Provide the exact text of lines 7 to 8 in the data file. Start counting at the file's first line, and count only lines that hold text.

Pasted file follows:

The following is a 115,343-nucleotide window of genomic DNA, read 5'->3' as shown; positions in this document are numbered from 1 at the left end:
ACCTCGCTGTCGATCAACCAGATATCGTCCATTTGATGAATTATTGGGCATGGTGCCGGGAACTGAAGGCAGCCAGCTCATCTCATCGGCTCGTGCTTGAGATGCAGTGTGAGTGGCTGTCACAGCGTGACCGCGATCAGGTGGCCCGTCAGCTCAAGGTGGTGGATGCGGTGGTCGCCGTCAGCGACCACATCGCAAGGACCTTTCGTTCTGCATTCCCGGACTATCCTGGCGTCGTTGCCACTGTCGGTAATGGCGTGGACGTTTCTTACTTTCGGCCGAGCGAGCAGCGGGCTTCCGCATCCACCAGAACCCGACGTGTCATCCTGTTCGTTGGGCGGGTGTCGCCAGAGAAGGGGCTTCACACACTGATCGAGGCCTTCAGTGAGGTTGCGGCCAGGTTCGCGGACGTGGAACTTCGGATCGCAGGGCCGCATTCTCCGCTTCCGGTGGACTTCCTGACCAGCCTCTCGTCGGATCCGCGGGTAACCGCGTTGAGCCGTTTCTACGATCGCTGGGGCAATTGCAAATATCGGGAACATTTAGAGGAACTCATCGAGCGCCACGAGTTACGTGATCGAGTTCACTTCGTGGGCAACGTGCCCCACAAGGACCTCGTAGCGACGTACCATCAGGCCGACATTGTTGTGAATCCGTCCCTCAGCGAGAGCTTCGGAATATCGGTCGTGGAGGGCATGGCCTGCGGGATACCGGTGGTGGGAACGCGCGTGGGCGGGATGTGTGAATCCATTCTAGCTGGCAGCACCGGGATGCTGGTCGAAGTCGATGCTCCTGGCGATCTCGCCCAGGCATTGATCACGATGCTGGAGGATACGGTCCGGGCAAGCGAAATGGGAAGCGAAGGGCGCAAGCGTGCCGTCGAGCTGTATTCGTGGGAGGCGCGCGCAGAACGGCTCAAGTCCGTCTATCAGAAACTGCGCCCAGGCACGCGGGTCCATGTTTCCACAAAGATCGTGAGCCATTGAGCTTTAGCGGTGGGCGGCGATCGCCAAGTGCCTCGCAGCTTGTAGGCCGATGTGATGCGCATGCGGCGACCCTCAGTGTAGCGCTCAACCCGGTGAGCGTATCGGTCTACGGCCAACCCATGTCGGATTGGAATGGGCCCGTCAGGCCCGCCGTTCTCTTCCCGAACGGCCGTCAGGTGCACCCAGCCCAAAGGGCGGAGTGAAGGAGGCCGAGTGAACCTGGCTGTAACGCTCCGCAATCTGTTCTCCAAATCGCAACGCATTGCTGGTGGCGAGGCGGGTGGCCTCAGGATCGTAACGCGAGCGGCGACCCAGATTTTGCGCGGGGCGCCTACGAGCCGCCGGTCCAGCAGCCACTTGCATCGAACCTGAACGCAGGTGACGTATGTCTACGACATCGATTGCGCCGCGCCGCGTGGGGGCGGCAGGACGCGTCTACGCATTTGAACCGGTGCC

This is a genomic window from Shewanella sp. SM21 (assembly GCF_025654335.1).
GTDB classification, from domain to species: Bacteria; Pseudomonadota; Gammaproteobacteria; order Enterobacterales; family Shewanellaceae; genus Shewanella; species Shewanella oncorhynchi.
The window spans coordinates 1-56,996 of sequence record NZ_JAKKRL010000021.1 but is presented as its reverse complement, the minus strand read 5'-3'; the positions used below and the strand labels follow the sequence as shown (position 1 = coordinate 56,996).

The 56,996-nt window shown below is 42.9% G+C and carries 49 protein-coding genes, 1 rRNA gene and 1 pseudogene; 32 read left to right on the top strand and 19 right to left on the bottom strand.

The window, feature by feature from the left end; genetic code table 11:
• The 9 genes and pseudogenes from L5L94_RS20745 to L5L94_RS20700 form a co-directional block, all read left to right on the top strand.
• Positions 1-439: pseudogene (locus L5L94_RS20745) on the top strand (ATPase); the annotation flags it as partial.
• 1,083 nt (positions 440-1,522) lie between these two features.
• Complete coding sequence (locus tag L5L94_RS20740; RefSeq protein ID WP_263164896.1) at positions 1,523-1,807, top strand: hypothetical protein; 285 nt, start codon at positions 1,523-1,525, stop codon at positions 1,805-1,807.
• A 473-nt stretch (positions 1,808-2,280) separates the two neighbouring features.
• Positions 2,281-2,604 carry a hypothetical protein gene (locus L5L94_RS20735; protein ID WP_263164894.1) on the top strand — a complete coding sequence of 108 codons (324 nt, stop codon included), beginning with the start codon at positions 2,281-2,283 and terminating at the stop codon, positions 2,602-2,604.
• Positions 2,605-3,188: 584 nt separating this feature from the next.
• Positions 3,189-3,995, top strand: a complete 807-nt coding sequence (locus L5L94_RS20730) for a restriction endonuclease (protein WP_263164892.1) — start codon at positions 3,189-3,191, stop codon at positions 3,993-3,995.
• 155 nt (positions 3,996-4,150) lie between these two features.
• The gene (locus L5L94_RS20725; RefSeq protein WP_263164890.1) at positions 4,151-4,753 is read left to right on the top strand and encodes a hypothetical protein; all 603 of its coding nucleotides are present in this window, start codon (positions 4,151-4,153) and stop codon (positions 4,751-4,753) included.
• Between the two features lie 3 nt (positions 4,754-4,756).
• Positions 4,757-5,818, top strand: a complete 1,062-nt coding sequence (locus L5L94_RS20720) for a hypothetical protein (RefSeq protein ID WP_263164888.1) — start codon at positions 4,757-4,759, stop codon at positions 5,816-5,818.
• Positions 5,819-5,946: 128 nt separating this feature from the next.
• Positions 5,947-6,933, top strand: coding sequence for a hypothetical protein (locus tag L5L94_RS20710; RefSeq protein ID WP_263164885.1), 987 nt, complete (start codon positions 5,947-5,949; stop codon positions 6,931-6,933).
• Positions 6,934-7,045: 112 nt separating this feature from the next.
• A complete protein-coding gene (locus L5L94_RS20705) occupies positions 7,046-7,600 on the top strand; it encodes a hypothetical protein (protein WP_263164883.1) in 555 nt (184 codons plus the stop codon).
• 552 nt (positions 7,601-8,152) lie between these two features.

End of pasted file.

The window, feature by feature from the left end; genetic code table 11:
• The 9 genes and pseudogenes from L5L94_RS20745 to L5L94_RS20700 form a co-directional block, all read left to right on the top strand.